In order to understand consumer behaviour on a deep and meaningful level, it requires an exploration of the underlying macro-sociological drivers (external forces) and the micro-psychological needs (internal motivators) — and an understanding of what makes us human. Similar to the ‘nature vs nurture’ debate, we could argue that there are two overarching driving forces: the human condition (nature) and cultural conditioning (nurture).
What makes us human
In my view, the human condition is a set of truths that is applicable to all of humanity, regardless of person, place or time. It is the foundation of what makes us human — what connects us. Theorists the world over have generally identified the ‘essentials of human existence’ as: birth, growth, emotion, aspiration, conflict, and death.
We all experience these phenomena, in different ways and to varying degrees. We generally assess if our environment and experiences are dangerous or safe, and then respond to it in the ways that we have been ‘conditioned’ to. I don’t mean conditioning here in the way that Pavlov conditioned his dogs to expect food when a bell rang, but rather ‘conditioning’ in the way that culture socialises us, teaches us socially acceptable behaviour, and helps us navigate the world.
What drives us
Common needs drive human behaviour. This goes beyond Maslow’s hierarchy of needs (self-actualisation, esteem, belonging, safety, and physiological needs). Psychologist Marshall Rosenberg developed a list of around 30 universal human needs, such as: survival, security, freedom, connection, meaning, and more. We often draw on these needs as inspiration for brand truths, roles and purpose.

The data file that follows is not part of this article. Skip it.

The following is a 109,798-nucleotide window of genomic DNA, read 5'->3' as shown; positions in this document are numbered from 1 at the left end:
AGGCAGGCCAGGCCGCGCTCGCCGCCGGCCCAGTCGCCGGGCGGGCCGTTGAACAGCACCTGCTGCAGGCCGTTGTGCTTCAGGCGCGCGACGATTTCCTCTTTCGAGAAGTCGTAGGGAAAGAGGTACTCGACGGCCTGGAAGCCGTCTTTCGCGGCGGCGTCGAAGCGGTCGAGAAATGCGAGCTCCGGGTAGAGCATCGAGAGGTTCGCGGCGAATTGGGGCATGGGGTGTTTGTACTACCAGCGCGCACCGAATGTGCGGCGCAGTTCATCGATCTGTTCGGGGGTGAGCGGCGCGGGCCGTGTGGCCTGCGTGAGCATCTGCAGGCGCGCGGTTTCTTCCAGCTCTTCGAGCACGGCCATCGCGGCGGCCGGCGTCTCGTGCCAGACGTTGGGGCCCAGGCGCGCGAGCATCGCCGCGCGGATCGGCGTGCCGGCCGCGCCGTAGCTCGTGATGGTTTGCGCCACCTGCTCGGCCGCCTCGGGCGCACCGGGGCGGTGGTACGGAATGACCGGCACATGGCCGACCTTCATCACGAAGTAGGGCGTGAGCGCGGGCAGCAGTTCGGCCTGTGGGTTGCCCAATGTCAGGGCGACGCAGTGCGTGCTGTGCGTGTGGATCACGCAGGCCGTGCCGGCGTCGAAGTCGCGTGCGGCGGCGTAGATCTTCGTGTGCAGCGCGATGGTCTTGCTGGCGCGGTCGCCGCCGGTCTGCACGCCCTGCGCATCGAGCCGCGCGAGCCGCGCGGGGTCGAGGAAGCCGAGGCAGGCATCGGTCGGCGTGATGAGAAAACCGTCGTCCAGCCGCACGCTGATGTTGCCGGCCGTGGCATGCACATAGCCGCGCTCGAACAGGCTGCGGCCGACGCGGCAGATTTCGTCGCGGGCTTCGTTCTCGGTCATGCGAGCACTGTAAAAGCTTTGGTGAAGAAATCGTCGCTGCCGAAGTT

One such example is when South African beer, Castle Lager, created a “share a Castle, make a friend” campaign. The concept has its origin in the idea of friendship, the human need for connection. In the human condition — the quest for survival — friendship (community, allies, bonding) is one of the ways in which we survive. At the same time, we have tensions that try and pull friends apart: money, differing values and priorities, political disposition, cultural background, and more. Castle Lager encouraged people to find the similarities within one another — to connect on a human level.
This article was published on Marklives